The drainage system beneath Angkor Wat temple’s ancient bridge has been fixed, the Apsara National Authority said yesterday, with the rest of the revamping still underway and expected to conclude in the next two years.
The maintenance of the bridge drains was done to prevent any instance of erosion damage beneath the structure after water was found trapped within the pipes.
In a statement released by the ANA, it said the clogging of the drain pipes were due to the presence of plastic and soil inside.
“To carry out the maintenance work, technicians had to use a pipe inspection camera, which is a kind of a cable camera device, to see what’s causing the congestion,” the statement said.
Despite the good news, ANA spokesman Long Kosal said several tasks remain to be done to ensure that the bridge is fully restored before it can be utilised by tourists.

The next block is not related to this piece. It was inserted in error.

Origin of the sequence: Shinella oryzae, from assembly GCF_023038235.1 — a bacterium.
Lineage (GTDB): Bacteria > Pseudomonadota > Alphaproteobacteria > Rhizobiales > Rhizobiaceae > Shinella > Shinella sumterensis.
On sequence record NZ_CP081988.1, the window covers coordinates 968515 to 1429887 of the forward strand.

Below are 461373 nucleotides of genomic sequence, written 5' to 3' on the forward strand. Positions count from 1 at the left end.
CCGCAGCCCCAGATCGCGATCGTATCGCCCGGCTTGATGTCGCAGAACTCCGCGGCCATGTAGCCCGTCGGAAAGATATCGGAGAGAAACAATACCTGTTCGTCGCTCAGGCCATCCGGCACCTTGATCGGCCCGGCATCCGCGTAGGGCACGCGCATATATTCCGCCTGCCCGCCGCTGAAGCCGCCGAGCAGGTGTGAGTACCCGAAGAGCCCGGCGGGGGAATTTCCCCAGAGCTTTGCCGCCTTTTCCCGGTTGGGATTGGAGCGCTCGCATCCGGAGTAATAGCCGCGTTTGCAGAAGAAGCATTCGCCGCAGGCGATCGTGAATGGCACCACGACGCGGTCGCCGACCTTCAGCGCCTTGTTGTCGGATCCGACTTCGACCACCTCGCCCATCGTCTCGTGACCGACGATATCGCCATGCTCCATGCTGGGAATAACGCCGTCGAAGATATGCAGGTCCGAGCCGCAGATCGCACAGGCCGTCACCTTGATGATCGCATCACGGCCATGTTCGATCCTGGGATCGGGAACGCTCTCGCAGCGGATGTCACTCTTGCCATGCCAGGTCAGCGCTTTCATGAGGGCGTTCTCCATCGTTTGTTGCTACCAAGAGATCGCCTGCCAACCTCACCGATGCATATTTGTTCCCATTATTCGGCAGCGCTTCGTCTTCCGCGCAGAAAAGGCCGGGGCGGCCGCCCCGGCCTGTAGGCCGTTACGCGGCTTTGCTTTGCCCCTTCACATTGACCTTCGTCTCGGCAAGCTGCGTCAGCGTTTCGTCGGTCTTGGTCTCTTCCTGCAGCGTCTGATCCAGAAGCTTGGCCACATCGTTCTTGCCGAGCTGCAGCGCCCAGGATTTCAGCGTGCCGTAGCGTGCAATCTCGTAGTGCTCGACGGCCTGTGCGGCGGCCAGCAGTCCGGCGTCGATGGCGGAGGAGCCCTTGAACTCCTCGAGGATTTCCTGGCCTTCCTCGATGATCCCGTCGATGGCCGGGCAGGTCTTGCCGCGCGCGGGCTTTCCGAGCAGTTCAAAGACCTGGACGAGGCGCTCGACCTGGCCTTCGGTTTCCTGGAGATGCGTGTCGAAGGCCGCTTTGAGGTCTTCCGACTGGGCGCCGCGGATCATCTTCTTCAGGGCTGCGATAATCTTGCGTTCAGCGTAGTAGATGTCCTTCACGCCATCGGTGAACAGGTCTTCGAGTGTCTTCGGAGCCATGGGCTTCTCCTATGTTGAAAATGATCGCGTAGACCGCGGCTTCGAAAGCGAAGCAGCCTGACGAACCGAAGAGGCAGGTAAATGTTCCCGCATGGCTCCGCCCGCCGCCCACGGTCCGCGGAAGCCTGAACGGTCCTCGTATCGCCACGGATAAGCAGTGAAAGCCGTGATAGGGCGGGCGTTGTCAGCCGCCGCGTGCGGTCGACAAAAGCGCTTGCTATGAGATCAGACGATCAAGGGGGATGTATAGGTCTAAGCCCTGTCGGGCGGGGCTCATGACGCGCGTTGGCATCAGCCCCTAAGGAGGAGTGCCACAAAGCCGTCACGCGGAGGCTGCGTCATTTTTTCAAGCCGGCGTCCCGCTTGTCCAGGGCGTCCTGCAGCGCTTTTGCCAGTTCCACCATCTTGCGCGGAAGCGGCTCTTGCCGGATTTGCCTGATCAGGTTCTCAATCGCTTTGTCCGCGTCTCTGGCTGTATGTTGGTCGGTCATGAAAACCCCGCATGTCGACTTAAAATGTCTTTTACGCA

According to the ANA, the floating bridge is 170 metres long and eight metres wide, uses 6,720 airbags, and has the capacity of supporting 1,360 people standing on the bridge at the same time.
In 2017, the ANA started the restoration of the bridge. The following year, the bridge was temporarily reopened to accommodate tourists during the Khmer New Year holidays.
Asked if the same will be done this year in anticipation of the upcoming holidays, Kosal said it is highly unlikely as major repairs still need to be made on the bridge. However, he said the ANA has already cleaned up the temples to ensure the health and safety of tourists.
In light of the pandemic, Kosal appealed to visitors to maintain social distancing and practise good hygiene in adherence to guidelines issued by the Ministry of Health.
“We may be unable to conduct temperature checks and install handwashing stations at the entrances of the temple as many people are expected to visit. Nevertheless, I urge the visitors to observe virus prevention measures and practices while visiting the temple,” he said.
At present, visitors to Angkor Wat are using a temporary floating bridge to cross to the temple.